Western Short Story
The Kidskin Killer
Tom Sheehan

Western Short Story

He was standing at the edge of the ravine on the great river, the late morning sun beating at him stiff as arrows. The strange call had come out of the ravine, the way panic might sound with a voice. Austin “Boots” Mallory, a mountain man by choice, had never heard the sound before. In his kidskin outfit, rabbit fur hat, and his hand-tooled kidskin boots that spawned his nickname, he thought he had heard all that nature could offer.

Locked in that thought, he came aware of another sound, from his backside. When he spun around, alarmed, the sun catching his eyes, the force of an object hit him in the chest. In one move, he fell and rolled over the edge.

A voice yelled, “I got him, Dickie. I got him.” There was a scrambling noise.

When the owner of the voice, on his stomach because he was afraid of falling into the ravine, stuck his head out to see where “Boots” Mallory ended up, the lasso caught him about the neck and yanked him closer to the edge. He was perilously close to being pulled over that edge by Mallory who tugged on the rope.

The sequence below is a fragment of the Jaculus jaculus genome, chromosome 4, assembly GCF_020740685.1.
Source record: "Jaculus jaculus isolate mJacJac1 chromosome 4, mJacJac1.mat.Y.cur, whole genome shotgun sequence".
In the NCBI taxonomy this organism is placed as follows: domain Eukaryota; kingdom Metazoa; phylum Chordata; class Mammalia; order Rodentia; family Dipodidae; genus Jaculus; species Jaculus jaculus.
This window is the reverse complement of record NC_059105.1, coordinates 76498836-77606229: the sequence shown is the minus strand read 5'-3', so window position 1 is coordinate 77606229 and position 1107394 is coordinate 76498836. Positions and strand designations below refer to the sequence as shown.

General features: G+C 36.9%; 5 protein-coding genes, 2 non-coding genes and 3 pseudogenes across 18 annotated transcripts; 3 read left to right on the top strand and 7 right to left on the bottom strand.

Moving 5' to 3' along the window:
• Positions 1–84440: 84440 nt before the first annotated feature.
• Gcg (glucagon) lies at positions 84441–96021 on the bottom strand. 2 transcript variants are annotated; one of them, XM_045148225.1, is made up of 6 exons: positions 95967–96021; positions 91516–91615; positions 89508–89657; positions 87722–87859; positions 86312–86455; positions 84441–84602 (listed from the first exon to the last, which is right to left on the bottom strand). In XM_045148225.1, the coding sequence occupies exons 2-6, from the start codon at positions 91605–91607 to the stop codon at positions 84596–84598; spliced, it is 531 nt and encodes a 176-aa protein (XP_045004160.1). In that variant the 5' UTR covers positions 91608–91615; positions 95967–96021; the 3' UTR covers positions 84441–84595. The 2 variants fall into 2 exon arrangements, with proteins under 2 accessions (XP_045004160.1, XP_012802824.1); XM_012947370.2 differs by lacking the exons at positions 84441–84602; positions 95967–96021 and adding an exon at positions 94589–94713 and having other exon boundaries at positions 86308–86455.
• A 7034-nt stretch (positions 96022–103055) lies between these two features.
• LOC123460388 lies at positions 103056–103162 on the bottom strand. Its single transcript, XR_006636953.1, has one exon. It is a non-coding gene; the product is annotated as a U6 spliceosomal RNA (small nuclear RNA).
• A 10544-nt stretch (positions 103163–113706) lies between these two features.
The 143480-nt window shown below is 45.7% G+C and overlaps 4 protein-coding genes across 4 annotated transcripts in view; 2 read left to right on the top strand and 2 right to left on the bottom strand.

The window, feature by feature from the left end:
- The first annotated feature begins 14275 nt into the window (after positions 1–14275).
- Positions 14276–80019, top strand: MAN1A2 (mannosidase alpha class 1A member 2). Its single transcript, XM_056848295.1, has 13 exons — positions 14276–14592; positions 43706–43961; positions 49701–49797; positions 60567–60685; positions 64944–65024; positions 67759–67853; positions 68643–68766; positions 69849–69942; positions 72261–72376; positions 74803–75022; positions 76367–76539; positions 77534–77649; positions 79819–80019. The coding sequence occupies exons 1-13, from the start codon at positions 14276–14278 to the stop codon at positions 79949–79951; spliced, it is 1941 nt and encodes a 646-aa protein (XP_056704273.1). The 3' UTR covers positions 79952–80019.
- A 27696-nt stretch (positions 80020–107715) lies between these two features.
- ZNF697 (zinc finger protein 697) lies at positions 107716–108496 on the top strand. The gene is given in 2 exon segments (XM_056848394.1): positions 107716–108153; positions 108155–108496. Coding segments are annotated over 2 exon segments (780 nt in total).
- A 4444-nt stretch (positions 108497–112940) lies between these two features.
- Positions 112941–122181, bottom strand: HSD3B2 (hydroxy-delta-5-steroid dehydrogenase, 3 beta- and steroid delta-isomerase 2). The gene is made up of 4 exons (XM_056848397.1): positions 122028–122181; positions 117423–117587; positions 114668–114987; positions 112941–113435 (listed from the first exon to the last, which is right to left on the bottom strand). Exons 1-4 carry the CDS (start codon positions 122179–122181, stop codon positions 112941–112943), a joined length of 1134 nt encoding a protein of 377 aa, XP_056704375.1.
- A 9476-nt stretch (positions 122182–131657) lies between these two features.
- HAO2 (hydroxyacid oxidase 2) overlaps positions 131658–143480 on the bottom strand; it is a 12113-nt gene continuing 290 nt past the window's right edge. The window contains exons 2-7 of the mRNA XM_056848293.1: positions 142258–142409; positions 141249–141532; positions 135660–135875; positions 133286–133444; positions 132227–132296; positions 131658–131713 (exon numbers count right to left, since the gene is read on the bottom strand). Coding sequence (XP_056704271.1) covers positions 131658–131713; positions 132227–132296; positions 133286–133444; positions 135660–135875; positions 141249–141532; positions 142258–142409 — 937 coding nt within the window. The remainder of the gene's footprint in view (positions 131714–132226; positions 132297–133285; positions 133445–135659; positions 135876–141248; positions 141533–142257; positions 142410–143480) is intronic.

“Throw your knife down, pardner, down here, and your weapon. You’ll have to make two passes to cut the line and I’ll have you swimming before you finish the second one.” He yanked on the rawhide line. “Tell your friend he better throw his tools down or you’re gone forever.” He yanked harder.

“Do what he says, Dickie, or I’m gone.”

A second knife came down, then a rifle falling onto the ledge where Mallory had fallen. The ledge was wider than he thought when he first looked over the edge, probably an Indian trail up the steep wall of the ravine. He could imagine them fishing down there for days at a time, sending their catch back up every day to get salted, preserved in some unknown manner, or served as the last meal of the day. He had some Hopi and Navajo friends, had heard talk about the Anasazi. They all lived the life he had chosen for himself, that they all celebrated one way or another. “Boots” Mallory could walk into most any Indian village north of the Rio Grande. With some of his friends he’d call it the river Rio Bravo del Norte and they’d know what he meant.

“Now hear me,” Mallory said. “I’m climbing back up using the rope. You best make damned sure you hold tight or we’ll both end up on the rocks down there. We’d never make it to the water. Hear me?”

“Yuh,” the man said, “I hear you.” There was a refreshing dose of honesty in the tone of his voice

Mallory, fur hat still in place, came up over the edge with a pistol in one hand. “You,” he said to the man with the noose on his neck, “send your pal over the edge to get the weapons down there and bring them back up. You mess it up and I shoot you and both of you become cat meat or buzzard meat before you know the time of day. Try me any time you want, less you had enough by now.”